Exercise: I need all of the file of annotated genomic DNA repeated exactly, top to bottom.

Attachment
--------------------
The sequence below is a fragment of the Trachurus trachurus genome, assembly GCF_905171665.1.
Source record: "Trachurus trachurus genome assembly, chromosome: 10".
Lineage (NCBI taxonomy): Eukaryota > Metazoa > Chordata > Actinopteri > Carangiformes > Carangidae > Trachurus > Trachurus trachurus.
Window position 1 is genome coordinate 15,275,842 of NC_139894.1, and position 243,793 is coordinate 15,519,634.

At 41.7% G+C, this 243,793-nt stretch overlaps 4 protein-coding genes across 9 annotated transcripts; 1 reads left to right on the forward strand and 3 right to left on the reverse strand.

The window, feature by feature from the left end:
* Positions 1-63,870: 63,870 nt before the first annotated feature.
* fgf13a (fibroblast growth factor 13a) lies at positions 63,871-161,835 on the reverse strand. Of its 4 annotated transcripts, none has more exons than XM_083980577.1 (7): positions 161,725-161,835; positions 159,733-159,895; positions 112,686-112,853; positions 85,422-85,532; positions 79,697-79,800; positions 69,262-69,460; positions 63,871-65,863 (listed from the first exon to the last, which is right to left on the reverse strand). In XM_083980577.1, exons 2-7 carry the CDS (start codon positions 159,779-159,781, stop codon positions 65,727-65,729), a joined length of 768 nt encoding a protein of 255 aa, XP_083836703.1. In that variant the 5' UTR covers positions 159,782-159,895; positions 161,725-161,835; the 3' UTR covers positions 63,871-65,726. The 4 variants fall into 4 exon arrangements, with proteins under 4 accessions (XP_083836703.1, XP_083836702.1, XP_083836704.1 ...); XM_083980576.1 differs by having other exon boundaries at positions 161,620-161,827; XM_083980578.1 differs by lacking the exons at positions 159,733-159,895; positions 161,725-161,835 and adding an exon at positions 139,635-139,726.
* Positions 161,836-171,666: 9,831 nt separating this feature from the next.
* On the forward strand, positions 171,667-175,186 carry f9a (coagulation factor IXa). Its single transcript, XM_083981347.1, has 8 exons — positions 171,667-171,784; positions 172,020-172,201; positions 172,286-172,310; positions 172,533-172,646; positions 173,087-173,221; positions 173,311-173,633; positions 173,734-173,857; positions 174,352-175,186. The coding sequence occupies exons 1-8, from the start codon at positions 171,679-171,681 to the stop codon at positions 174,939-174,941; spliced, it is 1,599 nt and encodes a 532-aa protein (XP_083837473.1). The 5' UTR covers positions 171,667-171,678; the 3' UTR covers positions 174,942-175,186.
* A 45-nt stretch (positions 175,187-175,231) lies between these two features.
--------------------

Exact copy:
The sequence below is a fragment of the Trachurus trachurus genome, assembly GCF_905171665.1.
Source record: "Trachurus trachurus genome assembly, chromosome: 10".
Lineage (NCBI taxonomy): Eukaryota > Metazoa > Chordata > Actinopteri > Carangiformes > Carangidae > Trachurus > Trachurus trachurus.
Window position 1 is genome coordinate 15,275,842 of NC_139894.1, and position 243,793 is coordinate 15,519,634.

At 41.7% G+C, this 243,793-nt stretch overlaps 4 protein-coding genes across 9 annotated transcripts; 1 reads left to right on the forward strand and 3 right to left on the reverse strand.

The window, feature by feature from the left end:
* Positions 1-63,870: 63,870 nt before the first annotated feature.
* fgf13a (fibroblast growth factor 13a) lies at positions 63,871-161,835 on the reverse strand. Of its 4 annotated transcripts, none has more exons than XM_083980577.1 (7): positions 161,725-161,835; positions 159,733-159,895; positions 112,686-112,853; positions 85,422-85,532; positions 79,697-79,800; positions 69,262-69,460; positions 63,871-65,863 (listed from the first exon to the last, which is right to left on the reverse strand). In XM_083980577.1, exons 2-7 carry the CDS (start codon positions 159,779-159,781, stop codon positions 65,727-65,729), a joined length of 768 nt encoding a protein of 255 aa, XP_083836703.1. In that variant the 5' UTR covers positions 159,782-159,895; positions 161,725-161,835; the 3' UTR covers positions 63,871-65,726. The 4 variants fall into 4 exon arrangements, with proteins under 4 accessions (XP_083836703.1, XP_083836702.1, XP_083836704.1 ...); XM_083980576.1 differs by having other exon boundaries at positions 161,620-161,827; XM_083980578.1 differs by lacking the exons at positions 159,733-159,895; positions 161,725-161,835 and adding an exon at positions 139,635-139,726.
* Positions 161,836-171,666: 9,831 nt separating this feature from the next.
* On the forward strand, positions 171,667-175,186 carry f9a (coagulation factor IXa). Its single transcript, XM_083981347.1, has 8 exons — positions 171,667-171,784; positions 172,020-172,201; positions 172,286-172,310; positions 172,533-172,646; positions 173,087-173,221; positions 173,311-173,633; positions 173,734-173,857; positions 174,352-175,186. The coding sequence occupies exons 1-8, from the start codon at positions 171,679-171,681 to the stop codon at positions 174,939-174,941; spliced, it is 1,599 nt and encodes a 532-aa protein (XP_083837473.1). The 5' UTR covers positions 171,667-171,678; the 3' UTR covers positions 174,942-175,186.
* A 45-nt stretch (positions 175,187-175,231) lies between these two features.